By Mike Holmes, Canwest News ServiceSeptember 30, 2009
Just out of curiosity, I went on the Internet to see what a homeowner might find if they were looking there for a home inspector. I found a few. I also found just about as many ads for how to become one. We all know that’s how you become a qualified professional — on the Internet!
That shouldn’t surprise anyone. The truth is, the home inspection industry in Canada is unregulated. Anyone can take a weekend course (or go on the Internet) and start inspecting houses. Got a ladder, a flashlight, a clipboard and a business card? You too can be a home inspector.
A house is the biggest investment most people ever make in their lives — and it doesn’t come with a money-back guarantee. Is your dream home purchase going to turn into a nightmare? The best way to prevent that is to have a home inspection. Hire an expert to go through your home to make sure it’s safe, it’s solid, and it’s worth every penny you’re paying for it.
But what if that home inspector doesn’t know what he’s doing? What if he misses some serious and expensive problems that you don’t have the money to fix? The sad truth is, there’s not much you can do. There’s not much recourse if you find the home you purchased has problems that the inspector should have found, no matter how huge or expensive they might be. All you can do is sue for the amount you paid for the inspection — a few hundred dollars.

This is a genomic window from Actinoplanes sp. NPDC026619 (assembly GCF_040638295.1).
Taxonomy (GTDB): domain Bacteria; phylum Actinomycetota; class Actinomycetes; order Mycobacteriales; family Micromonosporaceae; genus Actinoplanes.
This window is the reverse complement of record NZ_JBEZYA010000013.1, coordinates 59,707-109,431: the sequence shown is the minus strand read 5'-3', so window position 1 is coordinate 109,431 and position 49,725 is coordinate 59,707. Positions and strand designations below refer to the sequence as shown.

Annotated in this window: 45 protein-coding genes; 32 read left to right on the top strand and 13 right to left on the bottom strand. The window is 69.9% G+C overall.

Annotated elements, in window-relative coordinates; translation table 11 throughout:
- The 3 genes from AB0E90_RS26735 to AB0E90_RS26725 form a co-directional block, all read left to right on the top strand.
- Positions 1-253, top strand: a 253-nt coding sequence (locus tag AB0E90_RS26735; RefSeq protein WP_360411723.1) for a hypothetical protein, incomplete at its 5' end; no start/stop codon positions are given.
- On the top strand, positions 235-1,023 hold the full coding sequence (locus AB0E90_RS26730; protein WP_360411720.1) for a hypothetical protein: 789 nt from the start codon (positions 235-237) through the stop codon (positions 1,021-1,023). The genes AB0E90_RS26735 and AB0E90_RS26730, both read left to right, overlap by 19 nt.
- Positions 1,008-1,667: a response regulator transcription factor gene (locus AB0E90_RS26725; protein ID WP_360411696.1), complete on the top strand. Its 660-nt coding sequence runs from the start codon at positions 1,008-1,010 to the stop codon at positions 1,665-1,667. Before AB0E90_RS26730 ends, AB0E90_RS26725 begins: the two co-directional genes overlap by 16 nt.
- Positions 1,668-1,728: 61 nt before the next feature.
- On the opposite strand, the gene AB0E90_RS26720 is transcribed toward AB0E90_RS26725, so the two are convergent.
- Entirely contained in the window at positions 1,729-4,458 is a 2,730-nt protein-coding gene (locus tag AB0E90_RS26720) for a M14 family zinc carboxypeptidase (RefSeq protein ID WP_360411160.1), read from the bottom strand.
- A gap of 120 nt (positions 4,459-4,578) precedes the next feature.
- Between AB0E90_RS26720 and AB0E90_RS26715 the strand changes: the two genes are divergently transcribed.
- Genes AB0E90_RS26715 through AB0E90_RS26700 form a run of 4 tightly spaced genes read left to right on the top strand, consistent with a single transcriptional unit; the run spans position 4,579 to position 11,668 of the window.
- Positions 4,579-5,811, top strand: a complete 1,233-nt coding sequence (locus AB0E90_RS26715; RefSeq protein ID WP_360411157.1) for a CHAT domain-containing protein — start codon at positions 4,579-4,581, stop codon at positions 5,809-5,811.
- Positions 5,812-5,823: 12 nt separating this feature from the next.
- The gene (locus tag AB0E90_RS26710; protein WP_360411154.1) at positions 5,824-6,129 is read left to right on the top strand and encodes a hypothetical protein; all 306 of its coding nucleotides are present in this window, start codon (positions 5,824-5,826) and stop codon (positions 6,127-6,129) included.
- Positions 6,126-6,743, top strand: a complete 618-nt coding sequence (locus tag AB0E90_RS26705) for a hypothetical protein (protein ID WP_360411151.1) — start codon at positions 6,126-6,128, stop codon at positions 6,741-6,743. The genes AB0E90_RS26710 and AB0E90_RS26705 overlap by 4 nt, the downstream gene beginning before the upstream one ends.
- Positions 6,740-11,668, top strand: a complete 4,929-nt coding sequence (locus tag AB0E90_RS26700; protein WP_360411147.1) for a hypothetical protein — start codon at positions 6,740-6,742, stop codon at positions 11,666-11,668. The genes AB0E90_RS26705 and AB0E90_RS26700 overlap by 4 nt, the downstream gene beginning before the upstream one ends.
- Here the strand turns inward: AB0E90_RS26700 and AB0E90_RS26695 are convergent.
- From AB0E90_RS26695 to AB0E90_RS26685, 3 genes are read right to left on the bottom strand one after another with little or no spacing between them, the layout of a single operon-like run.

Currently there’s no national licensing and no federal regulations for home inspectors. The industry is “self-regulated” by various provincial organizations for professional home inspectors. And, since membership in these associations is voluntary, many people — home inspectors included — feel that membership is really just a marketing effort.
Each province has a provincial association, with standards that have to be met by all members. Those standards aren’t the same across the country. And there are several regional and national associations, not all of which have the same qualifications required to call themselves a member. What’s a consumer supposed to do?
On March 31, 2009 the Solicitor General of B.C. announced that all home and property inspectors in that province must be licensed. It’s the first province to offer any kind of consumer protection that helps protect homebuyers.
It’s a step in the right direction, but it’s not much. And shouldn’t all homeowners have the same protection? No other province has any requirement. No other government body exists at the federal, provincial or municipal level to protect homeowners from bad home inspectors. Why not? Who’s looking out for you?